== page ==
“The (Flipkart) business is performing almost exactly like we thought it would. An IPO is still very much on the cards for that business. Just like everything else; it’s the timing. Is the business exactly where you want? Is the market right? All those things have to figure into what you do with an IPO,” Biggs said at the Morgan Stanley Global Consumer & Retail Conference last week. “IPO and letting our associates have a piece of the business, having it to be a more local business in India – all those things are important to us, longer term. And nothing about that has changed.”
Flipkart, founded in 2007, was acquired by Walmart over three years ago. It has been weighing an IPO in the US the past few quarters. The company offers more than 150 million products in 80 categories and has a registered customer base of 300 million, with an estimated gross merchandise value at $12 billion in FY20.
The Indian e-commerce market is the largest opportunity in the local internet ecosystem. It is expected to reach $133 billion by 2025 from $24 billion in 2018, a 30% CAGR. Flipkart has leadership in categories such as apparel and is two times bigger than the nearest competition. Amazon, however, leads in mobiles and consumer electronics while Reliance has used its offline footprint to build early leadership by order volumes in the e-grocery category.
“Flipkart was expected to list in the US in Q4CY21, with a special purpose acquisition company (SPAC) as one of the listing options. The proposed Softbank funding could likely delay the IPO plans for Flipkart. The fund raise is expected to expand investments in a fast-growing India ecommerce market with deep-pocketed competitors – Amazon and JioMart, owned by Reliance,” according to a Bernstein report in June.
However, in July, the Bengaluru-based ecommerce major raised $3.6 billion from investors including Canada Pension Plan Investment Board, Singapore’s sovereign wealth fund GIC and Japan’s SoftBank Vision Fund II, along with its largest shareholder Walmart on a valuation of $37.6 billion. The funding was Flipkart’s first capital infusion from external investors since Walmart acquired it in 2018, valuing the e-commerce firm at $22 billion then. Last year, Flipkart raised another $1.2 billion in an internal round led by Walmart on a total valuation of $24.9 billion.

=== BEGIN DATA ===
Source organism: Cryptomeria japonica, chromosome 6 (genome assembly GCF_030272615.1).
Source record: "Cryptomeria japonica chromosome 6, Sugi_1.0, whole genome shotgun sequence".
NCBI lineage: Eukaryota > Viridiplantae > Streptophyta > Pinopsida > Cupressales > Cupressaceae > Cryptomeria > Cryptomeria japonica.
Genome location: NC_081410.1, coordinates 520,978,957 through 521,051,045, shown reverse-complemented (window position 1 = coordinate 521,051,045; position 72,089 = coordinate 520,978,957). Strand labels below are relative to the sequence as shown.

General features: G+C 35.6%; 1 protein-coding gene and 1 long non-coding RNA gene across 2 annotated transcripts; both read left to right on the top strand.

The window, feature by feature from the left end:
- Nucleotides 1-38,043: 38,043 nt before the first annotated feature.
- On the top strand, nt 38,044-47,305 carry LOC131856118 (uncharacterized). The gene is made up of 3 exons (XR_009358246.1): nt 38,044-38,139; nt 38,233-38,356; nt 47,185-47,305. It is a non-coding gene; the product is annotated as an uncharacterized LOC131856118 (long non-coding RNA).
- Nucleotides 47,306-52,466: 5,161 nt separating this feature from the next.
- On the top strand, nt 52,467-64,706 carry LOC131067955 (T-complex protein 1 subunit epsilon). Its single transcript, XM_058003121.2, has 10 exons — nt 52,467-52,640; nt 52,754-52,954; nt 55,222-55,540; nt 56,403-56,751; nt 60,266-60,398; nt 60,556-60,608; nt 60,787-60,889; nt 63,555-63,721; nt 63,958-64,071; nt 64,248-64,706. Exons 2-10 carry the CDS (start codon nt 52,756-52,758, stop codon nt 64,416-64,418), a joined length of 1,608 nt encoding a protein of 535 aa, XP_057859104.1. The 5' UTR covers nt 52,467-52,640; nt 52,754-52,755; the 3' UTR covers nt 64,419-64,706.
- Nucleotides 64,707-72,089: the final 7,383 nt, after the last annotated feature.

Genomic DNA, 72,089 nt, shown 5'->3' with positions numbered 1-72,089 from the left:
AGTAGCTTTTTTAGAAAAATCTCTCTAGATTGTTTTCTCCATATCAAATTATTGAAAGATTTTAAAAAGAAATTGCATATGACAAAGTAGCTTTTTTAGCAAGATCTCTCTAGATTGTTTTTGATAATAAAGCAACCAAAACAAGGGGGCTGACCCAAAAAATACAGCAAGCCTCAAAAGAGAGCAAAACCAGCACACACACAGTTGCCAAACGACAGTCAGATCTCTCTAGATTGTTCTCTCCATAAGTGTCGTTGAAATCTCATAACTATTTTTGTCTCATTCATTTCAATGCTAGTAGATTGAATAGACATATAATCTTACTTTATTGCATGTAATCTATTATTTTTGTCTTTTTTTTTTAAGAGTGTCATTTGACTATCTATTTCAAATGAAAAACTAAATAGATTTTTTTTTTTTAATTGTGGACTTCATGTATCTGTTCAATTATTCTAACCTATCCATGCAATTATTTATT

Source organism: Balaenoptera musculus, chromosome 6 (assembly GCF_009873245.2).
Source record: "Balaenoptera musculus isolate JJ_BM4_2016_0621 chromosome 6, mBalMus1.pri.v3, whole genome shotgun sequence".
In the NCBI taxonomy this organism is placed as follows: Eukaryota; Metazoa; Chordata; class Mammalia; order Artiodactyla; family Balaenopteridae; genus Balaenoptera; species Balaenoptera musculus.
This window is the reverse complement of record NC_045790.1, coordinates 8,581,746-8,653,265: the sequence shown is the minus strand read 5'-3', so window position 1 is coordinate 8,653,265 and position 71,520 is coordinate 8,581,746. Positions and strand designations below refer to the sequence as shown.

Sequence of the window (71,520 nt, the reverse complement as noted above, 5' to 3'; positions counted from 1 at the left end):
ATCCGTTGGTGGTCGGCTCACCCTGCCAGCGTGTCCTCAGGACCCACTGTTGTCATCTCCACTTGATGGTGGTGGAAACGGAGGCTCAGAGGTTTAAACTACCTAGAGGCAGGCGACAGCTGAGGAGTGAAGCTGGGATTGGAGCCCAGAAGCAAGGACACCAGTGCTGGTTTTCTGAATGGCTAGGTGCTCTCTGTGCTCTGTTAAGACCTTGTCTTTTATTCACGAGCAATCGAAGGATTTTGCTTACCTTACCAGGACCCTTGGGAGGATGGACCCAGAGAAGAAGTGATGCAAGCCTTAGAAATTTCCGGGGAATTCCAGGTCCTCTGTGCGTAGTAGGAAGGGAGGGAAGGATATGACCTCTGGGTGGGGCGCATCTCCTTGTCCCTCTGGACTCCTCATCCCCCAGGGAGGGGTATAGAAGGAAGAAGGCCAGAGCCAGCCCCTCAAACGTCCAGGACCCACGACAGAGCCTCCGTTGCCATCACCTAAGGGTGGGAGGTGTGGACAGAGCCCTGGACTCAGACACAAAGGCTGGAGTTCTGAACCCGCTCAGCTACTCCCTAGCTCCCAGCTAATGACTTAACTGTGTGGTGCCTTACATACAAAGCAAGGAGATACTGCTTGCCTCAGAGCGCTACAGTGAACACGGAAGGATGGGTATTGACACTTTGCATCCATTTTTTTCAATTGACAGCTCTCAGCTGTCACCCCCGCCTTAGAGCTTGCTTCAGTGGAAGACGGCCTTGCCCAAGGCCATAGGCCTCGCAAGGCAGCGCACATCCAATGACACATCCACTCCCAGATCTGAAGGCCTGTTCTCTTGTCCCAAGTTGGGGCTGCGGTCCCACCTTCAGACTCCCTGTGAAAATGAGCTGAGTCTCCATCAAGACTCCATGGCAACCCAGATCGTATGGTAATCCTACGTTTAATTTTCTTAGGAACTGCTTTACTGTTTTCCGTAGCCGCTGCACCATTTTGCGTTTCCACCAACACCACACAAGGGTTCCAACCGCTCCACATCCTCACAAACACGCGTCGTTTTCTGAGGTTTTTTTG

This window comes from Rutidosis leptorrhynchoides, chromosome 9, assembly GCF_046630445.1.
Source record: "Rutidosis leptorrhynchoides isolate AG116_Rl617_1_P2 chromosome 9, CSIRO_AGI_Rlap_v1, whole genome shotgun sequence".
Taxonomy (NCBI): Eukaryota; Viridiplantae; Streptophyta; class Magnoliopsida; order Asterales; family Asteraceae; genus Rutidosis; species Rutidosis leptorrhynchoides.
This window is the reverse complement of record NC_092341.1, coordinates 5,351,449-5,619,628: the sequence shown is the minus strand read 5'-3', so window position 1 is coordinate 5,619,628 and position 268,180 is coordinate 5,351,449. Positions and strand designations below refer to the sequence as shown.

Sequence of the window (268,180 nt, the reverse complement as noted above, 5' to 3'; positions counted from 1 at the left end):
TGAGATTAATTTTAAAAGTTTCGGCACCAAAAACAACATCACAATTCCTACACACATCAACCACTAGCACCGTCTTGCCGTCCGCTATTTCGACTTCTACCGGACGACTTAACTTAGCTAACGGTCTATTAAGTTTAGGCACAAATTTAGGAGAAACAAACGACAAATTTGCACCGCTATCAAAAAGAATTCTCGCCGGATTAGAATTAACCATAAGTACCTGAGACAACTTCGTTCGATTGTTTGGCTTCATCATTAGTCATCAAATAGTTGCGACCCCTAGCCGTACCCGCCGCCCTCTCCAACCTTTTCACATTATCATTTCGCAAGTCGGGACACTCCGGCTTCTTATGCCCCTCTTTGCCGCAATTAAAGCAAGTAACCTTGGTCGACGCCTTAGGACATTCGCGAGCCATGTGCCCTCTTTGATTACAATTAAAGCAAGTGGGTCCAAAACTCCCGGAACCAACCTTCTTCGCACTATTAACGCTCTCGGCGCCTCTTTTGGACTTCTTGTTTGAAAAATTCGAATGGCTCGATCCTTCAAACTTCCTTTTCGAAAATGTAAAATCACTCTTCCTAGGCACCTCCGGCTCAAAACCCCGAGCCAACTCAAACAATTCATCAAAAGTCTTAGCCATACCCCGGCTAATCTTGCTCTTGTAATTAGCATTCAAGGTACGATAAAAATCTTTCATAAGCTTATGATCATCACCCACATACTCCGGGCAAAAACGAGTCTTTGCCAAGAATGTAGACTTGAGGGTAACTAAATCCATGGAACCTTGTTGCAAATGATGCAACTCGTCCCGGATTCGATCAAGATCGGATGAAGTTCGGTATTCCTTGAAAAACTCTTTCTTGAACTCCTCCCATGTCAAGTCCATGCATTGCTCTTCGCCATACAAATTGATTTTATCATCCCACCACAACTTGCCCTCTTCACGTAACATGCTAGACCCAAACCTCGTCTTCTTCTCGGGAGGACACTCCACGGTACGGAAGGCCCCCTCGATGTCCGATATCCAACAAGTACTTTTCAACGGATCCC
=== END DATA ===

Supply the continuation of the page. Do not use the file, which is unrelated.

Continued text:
“Flipkart may not list even in the next 12-18 months as their numbers are weak and may not appeal to Wall Street. While it was a two-player fight between Flipkart and Amazon earlier, the entry of Reliance with initial traction in grocery has changed the dynamics significantly,” said a senior official familiar with Flipkart’s plans.
In its earnings call last month, Walmart said Flipkart had another good quarter with strong sales growth and favorable trends in monthly active customers and users. In anticipation of the holiday season, the company doubled fulfillment capacity versus last year with dozens of new fulfillment centers and more than a thousand last-mile delivery hubs. It also expanded relationships with kirana partners to handle a large percentage of last-mile deliveries.
“Growth is good. It’s certainly on the path to profitability. We expect that or we wouldn’t have gotten into the business. We are going to continue to invest and take opportunities to grow that business, not just in retail but other areas too. PhonePe is a part of that,” Biggs added.